Perennial aquatic herb to 0.6 m tall Leaves: emersed (rarely floating), triangular-stalked, to 18 cm long and 12 cm wide, egg-shaped to elliptic. Inflorescence: loosely branched (panicle), terminating a stalk to 1 m long. Flowers: bisexual, with 1.5 - 2.5 mm long sepals. The three white petals are 1.3 - 2.5 mm long with a long pointed tip and slightly unevenly cut margins. Fruit: a cluster of achenes 2 - 4 mm in diameter. Each achene has an ascending beak, is 1.5 - 2.2 mm long, and has a rounded outer edge with a single groove.
Similar species: The similar Alisma triviale has flowers greater than 4 mm across and achenes greater than 2 mm long.
Flowering: early July to early September
Habitat and ecology: Frequent in marshes, shallow water, and ditches.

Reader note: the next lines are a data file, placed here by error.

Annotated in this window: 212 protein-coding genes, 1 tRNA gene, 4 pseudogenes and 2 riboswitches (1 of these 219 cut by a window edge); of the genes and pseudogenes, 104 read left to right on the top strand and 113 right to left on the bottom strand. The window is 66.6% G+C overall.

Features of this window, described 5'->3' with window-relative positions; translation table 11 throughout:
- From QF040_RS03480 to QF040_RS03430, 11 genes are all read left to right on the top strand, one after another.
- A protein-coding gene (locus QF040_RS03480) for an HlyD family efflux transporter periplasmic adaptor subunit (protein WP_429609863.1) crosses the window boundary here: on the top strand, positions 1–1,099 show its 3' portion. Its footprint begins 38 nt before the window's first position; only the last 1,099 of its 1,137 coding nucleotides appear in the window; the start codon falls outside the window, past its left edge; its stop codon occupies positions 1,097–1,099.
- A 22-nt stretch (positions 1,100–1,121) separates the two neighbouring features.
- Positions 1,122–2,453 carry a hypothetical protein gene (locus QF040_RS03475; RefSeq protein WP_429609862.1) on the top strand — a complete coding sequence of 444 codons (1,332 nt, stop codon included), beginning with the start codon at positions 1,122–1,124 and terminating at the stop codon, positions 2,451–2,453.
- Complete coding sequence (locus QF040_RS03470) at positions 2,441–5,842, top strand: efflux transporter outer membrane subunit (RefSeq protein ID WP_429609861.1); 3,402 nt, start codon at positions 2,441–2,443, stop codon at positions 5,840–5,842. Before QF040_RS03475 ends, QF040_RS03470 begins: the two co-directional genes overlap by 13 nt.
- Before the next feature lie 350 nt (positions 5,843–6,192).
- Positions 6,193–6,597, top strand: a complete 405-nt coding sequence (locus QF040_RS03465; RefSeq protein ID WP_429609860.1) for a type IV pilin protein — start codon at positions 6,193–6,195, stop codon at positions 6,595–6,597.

Occurence in the Chicago region: native
Etymology: Alisma is the classical Greek name for the water plantain. Subcordatum means "somewhat heart-shaped."
Much like no. 1 [Alisma triviale Pursh], but with smaller fls; sep 1.5-2.3 mm; pet 1.8-2.5 נ1.4-2.0 mm, barely or scarcely longer than the sep; anthers 0.4-0.6 mm; style very short, 0.2-0.4 mm; achenes 1.5-2.2 mm; 2n=14. Usually in shallow water; Vt. and Mass. to N.D., s. to Fla. and Tex. (A. plantago-aquatica var. parviflorum) Variously reported to intergrade with no. 1 or to be genetically isolated from it.
Gleason, Henry A. & Cronquist, Arthur J. 1991. Manual of vascular plants of northeastern United States and adjacent Canada. lxxv + 910 pp.
Infrequent to frequent throughout the state, being more common in the lake area where dredged ditches are more frequent. It is found in muddy or mucky soil in ditches, ponds, and sloughs and about lakes.